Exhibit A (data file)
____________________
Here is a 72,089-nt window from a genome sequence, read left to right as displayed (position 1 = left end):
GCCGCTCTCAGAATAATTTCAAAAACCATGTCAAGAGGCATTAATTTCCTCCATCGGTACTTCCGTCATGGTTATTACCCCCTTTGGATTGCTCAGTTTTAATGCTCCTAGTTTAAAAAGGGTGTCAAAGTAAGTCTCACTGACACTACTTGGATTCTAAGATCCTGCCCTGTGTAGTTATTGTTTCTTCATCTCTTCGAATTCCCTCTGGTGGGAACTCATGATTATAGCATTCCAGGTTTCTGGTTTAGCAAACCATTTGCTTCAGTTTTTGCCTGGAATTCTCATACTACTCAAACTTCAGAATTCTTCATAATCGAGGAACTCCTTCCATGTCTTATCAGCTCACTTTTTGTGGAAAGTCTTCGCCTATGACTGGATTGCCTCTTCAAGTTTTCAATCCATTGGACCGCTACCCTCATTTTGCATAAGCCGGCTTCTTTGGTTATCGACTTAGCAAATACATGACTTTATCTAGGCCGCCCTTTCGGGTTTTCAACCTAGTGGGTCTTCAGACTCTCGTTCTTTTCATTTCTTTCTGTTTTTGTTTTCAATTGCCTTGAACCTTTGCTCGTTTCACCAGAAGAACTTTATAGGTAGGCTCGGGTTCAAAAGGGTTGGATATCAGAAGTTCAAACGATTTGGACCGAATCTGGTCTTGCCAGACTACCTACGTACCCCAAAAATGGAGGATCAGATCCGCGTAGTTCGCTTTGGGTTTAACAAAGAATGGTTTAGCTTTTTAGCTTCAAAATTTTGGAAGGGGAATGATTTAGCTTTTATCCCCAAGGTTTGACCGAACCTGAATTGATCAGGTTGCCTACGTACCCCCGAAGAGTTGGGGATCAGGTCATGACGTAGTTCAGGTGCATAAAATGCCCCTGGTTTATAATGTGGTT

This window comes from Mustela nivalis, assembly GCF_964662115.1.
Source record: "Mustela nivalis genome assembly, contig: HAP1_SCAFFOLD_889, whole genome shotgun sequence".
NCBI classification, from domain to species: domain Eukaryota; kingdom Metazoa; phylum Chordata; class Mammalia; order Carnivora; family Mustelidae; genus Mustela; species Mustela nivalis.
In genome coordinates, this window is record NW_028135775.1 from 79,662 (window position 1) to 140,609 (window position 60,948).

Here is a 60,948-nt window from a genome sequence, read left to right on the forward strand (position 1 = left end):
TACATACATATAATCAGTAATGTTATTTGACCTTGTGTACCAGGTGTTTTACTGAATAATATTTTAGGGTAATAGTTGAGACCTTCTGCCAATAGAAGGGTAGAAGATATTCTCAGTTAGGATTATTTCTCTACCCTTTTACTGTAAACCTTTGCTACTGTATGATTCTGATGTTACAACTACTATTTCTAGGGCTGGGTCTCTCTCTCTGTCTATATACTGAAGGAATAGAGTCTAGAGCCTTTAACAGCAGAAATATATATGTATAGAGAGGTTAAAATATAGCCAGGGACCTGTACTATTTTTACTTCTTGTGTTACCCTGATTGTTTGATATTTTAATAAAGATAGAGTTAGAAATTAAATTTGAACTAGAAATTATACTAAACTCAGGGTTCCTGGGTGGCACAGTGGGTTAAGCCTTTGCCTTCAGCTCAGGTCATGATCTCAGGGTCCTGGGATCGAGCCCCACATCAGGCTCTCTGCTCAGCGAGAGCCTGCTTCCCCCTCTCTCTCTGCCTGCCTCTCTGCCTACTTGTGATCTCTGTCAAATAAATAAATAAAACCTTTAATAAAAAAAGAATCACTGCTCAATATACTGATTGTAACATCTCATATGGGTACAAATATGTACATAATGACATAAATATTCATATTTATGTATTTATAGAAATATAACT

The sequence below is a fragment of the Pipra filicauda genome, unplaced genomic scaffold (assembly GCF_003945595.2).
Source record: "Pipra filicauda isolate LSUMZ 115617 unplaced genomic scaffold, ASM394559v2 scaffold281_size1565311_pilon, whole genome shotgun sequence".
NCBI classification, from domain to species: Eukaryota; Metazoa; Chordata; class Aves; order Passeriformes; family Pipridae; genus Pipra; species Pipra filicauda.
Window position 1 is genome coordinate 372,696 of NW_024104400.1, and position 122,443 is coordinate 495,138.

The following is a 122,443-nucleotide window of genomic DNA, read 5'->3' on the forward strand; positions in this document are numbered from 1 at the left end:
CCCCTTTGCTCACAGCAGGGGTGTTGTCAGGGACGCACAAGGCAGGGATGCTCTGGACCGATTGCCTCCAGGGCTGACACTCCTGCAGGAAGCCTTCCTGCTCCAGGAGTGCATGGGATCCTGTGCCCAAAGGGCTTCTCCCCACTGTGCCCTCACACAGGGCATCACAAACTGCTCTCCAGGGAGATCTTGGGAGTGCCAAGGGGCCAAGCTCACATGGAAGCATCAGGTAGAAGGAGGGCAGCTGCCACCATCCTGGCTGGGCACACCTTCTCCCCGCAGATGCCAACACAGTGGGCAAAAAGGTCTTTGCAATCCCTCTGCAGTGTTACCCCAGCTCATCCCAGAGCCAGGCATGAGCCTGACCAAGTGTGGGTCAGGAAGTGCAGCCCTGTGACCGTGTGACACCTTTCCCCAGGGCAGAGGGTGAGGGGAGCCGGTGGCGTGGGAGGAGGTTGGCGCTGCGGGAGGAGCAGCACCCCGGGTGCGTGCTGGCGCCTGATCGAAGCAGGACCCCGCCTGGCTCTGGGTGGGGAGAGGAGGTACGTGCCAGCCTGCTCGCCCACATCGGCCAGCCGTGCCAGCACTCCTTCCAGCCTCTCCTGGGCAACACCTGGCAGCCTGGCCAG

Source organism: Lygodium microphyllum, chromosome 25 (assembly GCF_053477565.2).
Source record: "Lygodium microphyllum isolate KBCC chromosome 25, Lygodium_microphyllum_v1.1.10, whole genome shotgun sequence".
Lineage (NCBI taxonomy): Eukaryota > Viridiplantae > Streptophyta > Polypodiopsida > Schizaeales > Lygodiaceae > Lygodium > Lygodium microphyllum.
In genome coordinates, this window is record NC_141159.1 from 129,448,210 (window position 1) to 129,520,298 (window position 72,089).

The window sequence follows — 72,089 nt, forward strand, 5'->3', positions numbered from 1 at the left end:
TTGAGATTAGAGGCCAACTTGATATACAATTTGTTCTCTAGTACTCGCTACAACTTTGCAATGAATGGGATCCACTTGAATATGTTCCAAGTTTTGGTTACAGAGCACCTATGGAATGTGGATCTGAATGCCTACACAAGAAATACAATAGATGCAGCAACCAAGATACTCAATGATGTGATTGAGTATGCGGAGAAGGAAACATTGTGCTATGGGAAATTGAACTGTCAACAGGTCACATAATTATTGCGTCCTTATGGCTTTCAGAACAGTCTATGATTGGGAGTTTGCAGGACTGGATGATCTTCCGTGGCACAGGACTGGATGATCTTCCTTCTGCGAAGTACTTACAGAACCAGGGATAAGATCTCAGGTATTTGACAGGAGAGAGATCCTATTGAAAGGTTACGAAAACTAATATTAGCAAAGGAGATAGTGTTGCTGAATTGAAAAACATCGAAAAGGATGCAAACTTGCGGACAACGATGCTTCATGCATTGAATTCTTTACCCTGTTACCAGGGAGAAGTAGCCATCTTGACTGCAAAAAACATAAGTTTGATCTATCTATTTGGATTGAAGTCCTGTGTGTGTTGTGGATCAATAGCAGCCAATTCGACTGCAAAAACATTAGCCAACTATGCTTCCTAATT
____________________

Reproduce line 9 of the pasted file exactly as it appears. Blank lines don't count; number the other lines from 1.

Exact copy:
The sequence below is a fragment of the Pipra filicauda genome, unplaced genomic scaffold (assembly GCF_003945595.2).